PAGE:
The software engineering book I should have read 10 years ago
I recently just finished reading “A Software Engineering Approach to LabVIEW” by Jon Conway and Steve Watts. The whole time I was reading it, I couldn’t help but think: “I wish I would have read this 10 years ago. It would have saved me a lot of trouble.”
I started using LabVIEW back in 2007. I had just graduated from college with an electrical engineering degree. I knew a little about programming in general (mostly C and Pascal), but certainly knew nothing about LabVIEW and even less about software engineering. When I first started working in LabVIEW, I was thrown to the wolves. I inherited a very large well-established project that would have benefited from some software engineering. Over the next several years I continually beat my head against the wall while learning (mostly the hard way) many of the basics outlined in Steve’s and Jon’s book.
“A Software Engineering Approach to LabVIEW” was written back in 2004, so it was definitely around when I started using LabVIEW, but unfortunately I didn’t know about it. In fact, I didn’t learn about it all until NI Week 2017. I saw Steve give a presentation at NI Week and I thought “Wow this guy knows his stuff”. I mentioned something to one of my friends and he brought up the fact that Steve had written a book. I thought “Oh I’ll have to check that out.”
When I first looked it up, the first thing I noticed was that it was over 12 years old and that the reference code was written in LabVIEW 6. Anyone who has used LabVIEW 6 knows that a lot has changed since then. I started using LabVIEW 6 but pretty quickly graduated to LabVIEW 8.0 and the project, and soon after that libraries and classes. I was somewhat skeptical as to how useful/relevant it would be. What really changed my mind as far as getting the book, was reading a review by Fabiola de la Cueva back in 2012 where she asserted it was still relevant. I thought I would give it a try.
First I must say I was wrong. The code samples in the book may be dated but they are not outdated. That is to say that it is very obvious they were written in LabVIEW 6, however, those same vi’s would likely function if written in the latest version of LabVIEW. I must warn you though, that if you tried that you might get laughed at as being too “old school”. Since Steve and Jon wrote those examples a lot has changed. The newer versions of LabVIEW provide much easier ways to accomplish a lot of their ideas.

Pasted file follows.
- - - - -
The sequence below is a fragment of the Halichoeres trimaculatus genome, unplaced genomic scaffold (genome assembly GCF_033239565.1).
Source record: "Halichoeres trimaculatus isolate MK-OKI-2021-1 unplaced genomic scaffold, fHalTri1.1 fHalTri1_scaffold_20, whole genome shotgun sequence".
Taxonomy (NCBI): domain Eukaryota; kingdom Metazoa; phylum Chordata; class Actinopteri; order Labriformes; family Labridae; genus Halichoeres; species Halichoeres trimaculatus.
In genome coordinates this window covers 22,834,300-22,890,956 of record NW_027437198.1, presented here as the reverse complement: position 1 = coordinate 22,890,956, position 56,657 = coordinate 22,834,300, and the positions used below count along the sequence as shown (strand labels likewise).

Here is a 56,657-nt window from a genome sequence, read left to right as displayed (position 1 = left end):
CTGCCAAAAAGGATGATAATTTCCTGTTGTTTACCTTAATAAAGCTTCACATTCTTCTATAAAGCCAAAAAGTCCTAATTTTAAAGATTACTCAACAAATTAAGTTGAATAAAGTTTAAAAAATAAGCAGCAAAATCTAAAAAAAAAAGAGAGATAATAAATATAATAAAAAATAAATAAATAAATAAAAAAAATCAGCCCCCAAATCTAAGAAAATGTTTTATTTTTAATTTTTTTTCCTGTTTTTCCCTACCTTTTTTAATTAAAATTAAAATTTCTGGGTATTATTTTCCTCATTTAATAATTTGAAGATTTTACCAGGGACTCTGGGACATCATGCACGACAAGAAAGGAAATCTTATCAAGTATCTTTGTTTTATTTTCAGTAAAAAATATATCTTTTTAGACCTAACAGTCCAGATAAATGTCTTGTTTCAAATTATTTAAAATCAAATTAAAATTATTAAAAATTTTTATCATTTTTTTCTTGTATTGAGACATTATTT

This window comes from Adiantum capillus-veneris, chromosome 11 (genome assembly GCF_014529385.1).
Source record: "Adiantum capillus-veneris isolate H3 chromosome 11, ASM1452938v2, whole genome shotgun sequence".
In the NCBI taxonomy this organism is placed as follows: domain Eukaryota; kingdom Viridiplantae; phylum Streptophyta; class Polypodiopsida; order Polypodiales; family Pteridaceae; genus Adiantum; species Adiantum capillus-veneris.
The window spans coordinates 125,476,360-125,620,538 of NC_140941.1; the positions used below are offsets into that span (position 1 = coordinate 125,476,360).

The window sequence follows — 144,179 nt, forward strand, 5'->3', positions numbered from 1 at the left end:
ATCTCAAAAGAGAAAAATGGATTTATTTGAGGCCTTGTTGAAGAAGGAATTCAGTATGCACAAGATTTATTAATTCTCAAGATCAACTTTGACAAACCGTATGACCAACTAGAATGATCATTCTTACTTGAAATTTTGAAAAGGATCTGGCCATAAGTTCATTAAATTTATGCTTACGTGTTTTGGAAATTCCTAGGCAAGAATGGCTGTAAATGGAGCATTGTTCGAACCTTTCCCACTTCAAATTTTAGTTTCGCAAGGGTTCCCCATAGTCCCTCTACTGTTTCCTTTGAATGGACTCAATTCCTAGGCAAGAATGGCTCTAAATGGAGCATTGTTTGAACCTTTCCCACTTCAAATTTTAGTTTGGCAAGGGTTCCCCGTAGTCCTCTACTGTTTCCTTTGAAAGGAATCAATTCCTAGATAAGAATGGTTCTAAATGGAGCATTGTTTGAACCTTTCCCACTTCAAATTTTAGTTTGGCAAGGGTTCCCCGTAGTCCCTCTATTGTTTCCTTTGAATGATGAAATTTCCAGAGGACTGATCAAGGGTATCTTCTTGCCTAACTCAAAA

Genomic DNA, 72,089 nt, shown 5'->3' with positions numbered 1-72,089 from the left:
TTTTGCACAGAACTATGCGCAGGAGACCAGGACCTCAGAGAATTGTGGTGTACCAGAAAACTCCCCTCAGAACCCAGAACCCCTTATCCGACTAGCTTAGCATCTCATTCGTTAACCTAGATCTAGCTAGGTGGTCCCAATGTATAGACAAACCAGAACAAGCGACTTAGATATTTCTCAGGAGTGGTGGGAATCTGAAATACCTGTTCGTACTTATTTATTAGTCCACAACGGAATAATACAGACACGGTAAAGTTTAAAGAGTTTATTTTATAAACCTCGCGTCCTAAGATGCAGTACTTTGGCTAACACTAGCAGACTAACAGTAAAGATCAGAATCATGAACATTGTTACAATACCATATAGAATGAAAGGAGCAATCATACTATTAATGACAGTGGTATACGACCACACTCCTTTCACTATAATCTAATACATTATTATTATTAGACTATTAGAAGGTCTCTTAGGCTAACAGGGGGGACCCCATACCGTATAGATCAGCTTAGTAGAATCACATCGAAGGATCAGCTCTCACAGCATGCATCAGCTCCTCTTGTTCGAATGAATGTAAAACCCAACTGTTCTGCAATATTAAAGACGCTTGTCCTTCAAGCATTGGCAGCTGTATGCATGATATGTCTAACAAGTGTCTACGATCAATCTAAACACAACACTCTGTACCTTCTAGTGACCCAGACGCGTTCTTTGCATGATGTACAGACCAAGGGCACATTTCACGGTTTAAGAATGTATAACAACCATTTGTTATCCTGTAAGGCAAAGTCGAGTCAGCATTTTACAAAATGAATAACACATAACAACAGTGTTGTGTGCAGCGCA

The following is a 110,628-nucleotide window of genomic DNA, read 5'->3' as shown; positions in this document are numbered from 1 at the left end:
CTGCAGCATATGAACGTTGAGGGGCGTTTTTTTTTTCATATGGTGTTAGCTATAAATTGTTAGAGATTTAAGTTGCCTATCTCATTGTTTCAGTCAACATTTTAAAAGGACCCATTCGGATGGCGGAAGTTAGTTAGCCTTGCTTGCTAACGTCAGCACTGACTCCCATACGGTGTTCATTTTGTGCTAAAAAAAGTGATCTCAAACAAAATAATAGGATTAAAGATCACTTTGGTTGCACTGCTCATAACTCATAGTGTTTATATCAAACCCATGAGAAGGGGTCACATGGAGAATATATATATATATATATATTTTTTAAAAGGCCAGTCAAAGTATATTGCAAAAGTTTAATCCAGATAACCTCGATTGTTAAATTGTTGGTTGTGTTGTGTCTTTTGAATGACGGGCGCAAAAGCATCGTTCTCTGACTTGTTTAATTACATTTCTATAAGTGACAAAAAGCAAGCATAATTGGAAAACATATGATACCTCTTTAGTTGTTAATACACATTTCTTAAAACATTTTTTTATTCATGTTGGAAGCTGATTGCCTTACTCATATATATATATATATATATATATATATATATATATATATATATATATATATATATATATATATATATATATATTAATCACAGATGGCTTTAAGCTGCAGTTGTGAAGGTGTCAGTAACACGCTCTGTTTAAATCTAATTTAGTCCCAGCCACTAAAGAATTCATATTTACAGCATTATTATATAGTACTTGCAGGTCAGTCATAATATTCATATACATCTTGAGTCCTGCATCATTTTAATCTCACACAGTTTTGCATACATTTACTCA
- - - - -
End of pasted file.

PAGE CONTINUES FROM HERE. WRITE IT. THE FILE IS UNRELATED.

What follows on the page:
The key to getting the most out of the book is to look past the implementation of a lot of the code and focus on the principles. Coupling, cohesion and information hiding are just as valuable today as they were 12 years ago. You can easily take them and see how they apply to the Actor Framework or the DQMH or some of the other frameworks and design patterns.
The thing I took most out of it was Chapter 7: Software Engineering Essentials. It talks a lot about process and documentation. It talks about development models, requirements gathering, quoting, test specs, etc. All very useful things that I had somehow managed to get by so far without really diving into too deeply. I’m more what Steve might refer to as a “techno sheep”:
“Techno Sheep” was a term learned from a project manager; he used it to describe the difficulty in getting his programmers to stick to the core programs on the project when all they wanted to do was wander around munching on the interesting bits.
I always found solving technical problems to be much more interesting than paperwork, but Steve makes a very good case as to why the paperwork is necessary. He also does a great job at breaking things down to their simplest level, so that we don’t drown in paperwork, but rather end up with just the right amount to guide ourselves through the project and around any pitfalls.
The biggest complaint I saw about the book on Amazon was the image quality. I didn’t think it was that bad. Apparently, Steve is well aware of it though, because when I sent him an email telling him I had bought his book, he immediately sent me digital copies of all the images. My only complaint (and it is a minor one) is that I didn’t have access to the code examples. It made it kind of hard to follow some of the last chapter where he goes into some of the details of the implemenation. The website listed on the back of the book was down. I’m sure if I would have reached out to Steve, he probably would have sent me a copy seeing as he was so responsive with the images. I didn’t bother because I was more interested in the principles in the book than the implementation. I don’t plan on writing any code in LabVIEW 6.0 any time soon.
Lastly, I must say that the book is actually a pleasure to read. I read it in 2 or 3 sittings. It flows really well. If you have ever heard Steve speak you will quickly realize that he has a great sense of humor and doesn’t take things too seriously. That definitely shows through in the book.
If you do software engineering in LabVIEW you should buy a copy of this book. It is a few years old, but still very relevant.